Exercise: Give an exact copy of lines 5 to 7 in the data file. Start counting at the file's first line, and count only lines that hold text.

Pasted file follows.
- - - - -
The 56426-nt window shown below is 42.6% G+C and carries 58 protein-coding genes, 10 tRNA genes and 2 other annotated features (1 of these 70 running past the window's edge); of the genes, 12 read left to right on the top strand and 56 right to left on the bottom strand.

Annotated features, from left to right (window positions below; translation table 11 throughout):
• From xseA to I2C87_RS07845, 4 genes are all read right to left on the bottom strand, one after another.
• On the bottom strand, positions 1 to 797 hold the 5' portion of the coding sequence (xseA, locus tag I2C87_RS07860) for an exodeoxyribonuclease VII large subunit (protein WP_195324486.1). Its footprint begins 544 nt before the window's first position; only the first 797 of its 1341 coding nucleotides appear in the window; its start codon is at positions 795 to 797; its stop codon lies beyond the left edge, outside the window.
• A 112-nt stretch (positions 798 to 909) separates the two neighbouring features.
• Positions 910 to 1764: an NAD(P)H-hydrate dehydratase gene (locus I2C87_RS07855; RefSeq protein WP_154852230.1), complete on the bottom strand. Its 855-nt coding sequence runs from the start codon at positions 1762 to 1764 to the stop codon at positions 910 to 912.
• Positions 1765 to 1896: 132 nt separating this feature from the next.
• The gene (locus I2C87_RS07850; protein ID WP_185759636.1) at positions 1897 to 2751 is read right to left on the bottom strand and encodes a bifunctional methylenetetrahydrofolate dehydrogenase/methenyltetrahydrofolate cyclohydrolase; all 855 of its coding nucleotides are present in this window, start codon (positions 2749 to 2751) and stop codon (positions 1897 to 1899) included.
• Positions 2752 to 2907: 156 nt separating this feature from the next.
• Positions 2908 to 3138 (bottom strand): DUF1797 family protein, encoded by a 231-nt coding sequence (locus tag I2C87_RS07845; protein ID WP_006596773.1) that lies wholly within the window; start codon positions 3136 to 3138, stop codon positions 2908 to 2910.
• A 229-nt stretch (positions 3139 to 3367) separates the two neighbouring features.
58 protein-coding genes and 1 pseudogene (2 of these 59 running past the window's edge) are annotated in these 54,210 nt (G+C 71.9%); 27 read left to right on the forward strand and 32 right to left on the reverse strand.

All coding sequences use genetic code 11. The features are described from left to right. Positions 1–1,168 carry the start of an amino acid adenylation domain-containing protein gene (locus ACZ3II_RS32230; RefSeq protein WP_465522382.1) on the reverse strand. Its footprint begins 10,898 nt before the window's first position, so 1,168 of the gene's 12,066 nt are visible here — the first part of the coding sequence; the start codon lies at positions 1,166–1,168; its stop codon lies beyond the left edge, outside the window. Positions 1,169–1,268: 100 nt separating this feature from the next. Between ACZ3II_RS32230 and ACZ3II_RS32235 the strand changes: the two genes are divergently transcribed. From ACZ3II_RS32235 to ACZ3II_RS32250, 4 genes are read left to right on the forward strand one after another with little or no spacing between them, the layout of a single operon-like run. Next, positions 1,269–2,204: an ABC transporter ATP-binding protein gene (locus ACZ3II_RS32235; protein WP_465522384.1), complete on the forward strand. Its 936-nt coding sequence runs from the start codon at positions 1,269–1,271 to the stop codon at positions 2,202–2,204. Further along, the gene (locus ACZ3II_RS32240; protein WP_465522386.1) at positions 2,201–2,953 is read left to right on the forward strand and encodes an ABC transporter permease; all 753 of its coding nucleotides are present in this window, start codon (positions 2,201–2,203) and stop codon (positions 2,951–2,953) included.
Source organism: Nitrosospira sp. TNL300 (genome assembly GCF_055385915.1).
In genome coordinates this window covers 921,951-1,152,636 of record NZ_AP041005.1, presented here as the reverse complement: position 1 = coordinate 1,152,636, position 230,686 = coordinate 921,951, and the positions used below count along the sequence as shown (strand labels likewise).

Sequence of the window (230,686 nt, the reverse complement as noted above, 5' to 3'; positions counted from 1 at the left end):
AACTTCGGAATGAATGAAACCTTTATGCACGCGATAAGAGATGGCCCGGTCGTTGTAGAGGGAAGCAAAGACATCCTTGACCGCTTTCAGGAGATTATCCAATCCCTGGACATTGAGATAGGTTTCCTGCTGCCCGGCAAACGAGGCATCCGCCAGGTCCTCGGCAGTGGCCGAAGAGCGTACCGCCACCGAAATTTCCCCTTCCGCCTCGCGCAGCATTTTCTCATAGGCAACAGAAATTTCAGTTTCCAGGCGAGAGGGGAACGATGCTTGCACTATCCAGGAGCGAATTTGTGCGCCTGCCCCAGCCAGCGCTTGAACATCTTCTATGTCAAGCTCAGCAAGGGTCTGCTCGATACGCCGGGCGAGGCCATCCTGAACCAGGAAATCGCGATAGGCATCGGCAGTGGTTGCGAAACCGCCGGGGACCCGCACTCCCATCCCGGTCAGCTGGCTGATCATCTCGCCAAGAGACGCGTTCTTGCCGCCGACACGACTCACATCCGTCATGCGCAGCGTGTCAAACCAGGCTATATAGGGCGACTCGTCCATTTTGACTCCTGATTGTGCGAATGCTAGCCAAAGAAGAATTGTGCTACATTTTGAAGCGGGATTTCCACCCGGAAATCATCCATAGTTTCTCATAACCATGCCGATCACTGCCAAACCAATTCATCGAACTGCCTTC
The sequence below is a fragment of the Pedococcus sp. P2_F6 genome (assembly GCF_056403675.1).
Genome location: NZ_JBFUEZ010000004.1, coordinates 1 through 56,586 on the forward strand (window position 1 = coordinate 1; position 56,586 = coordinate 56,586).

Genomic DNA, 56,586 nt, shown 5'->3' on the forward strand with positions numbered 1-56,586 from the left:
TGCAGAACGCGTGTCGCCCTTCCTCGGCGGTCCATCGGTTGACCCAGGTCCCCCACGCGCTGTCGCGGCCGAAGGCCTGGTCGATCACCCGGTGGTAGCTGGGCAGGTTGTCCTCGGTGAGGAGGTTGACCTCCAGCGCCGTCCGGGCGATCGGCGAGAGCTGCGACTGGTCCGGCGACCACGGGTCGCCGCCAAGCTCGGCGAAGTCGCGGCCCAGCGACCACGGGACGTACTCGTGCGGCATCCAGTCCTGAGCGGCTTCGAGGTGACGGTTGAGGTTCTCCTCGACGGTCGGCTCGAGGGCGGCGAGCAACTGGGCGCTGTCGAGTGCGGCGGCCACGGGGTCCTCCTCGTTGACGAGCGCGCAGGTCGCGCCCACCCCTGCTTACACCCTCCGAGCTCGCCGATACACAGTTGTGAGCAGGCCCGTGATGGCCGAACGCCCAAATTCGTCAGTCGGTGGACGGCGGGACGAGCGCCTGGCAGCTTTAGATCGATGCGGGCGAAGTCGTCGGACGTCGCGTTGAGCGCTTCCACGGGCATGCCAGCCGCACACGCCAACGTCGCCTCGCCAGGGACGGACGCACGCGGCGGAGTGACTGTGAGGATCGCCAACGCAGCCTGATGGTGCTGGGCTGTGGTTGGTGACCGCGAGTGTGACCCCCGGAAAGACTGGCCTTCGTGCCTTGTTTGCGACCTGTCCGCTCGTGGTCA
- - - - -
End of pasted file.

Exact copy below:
• A 112-nt stretch (positions 798 to 909) separates the two neighbouring features.
• Positions 910 to 1764: an NAD(P)H-hydrate dehydratase gene (locus I2C87_RS07855; RefSeq protein WP_154852230.1), complete on the bottom strand. Its 855-nt coding sequence runs from the start codon at positions 1762 to 1764 to the stop codon at positions 910 to 912.
• Positions 1765 to 1896: 132 nt separating this feature from the next.